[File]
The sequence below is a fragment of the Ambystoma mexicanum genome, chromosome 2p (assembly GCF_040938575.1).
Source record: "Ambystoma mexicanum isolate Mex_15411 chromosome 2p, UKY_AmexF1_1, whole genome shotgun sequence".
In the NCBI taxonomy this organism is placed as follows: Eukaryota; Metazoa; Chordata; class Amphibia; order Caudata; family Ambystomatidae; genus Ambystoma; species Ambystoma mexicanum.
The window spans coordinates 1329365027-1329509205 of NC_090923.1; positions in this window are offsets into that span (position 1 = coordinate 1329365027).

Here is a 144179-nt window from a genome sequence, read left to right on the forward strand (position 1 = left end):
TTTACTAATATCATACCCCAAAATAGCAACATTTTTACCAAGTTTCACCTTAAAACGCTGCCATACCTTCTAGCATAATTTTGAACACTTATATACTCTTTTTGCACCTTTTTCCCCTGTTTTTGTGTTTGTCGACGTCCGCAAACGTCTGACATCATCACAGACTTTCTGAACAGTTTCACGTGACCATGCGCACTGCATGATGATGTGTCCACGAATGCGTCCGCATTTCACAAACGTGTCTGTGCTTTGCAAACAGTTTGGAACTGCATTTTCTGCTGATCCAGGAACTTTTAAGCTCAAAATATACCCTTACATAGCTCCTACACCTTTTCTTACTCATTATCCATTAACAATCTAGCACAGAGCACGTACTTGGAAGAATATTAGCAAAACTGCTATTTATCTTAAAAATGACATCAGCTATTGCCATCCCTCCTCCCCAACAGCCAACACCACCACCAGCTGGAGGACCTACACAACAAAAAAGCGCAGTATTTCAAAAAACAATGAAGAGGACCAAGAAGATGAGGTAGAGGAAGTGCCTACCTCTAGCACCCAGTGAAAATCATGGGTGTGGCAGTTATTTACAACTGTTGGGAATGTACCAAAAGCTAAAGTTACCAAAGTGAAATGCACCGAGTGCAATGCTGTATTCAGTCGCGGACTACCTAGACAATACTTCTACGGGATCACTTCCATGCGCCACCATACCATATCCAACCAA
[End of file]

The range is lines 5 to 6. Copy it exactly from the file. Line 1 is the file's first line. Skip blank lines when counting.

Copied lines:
Here is a 144179-nt window from a genome sequence, read left to right on the forward strand (position 1 = left end):
TTTACTAATATCATACCCCAAAATAGCAACATTTTTACCAAGTTTCACCTTAAAACGCTGCCATACCTTCTAGCATAATTTTGAACACTTATATACTCTTTTTGCACCTTTTTCCCCTGTTTTTGTGTTTGTCGACGTCCGCAAACGTCTGACATCATCACAGACTTTCTGAACAGTTTCACGTGACCATGCGCACTGCATGATGATGTGTCCACGAATGCGTCCGCATTTCACAAACGTGTCTGTGCTTTGCAAACAGTTTGGAACTGCATTTTCTGCTGATCCAGGAACTTTTAAGCTCAAAATATACCCTTACATAGCTCCTACACCTTTTCTTACTCATTATCCATTAACAATCTAGCACAGAGCACGTACTTGGAAGAATATTAGCAAAACTGCTATTTATCTTAAAAATGACATCAGCTATTGCCATCCCTCCTCCCCAACAGCCAACACCACCACCAGCTGGAGGACCTACACAACAAAAAAGCGCAGTATTTCAAAAAACAATGAAGAGGACCAAGAAGATGAGGTAGAGGAAGTGCCTACCTCTAGCACCCAGTGAAAATCATGGGTGTGGCAGTTATTTACAACTGTTGGGAATGTACCAAAAGCTAAAGTTACCAAAGTGAAATGCACCGAGTGCAATGCTGTATTCAGTCGCGGACTACCTAGACAATACTTCTACGGGATCACTTCCATGCGCCACCATACCATATCCAACCAA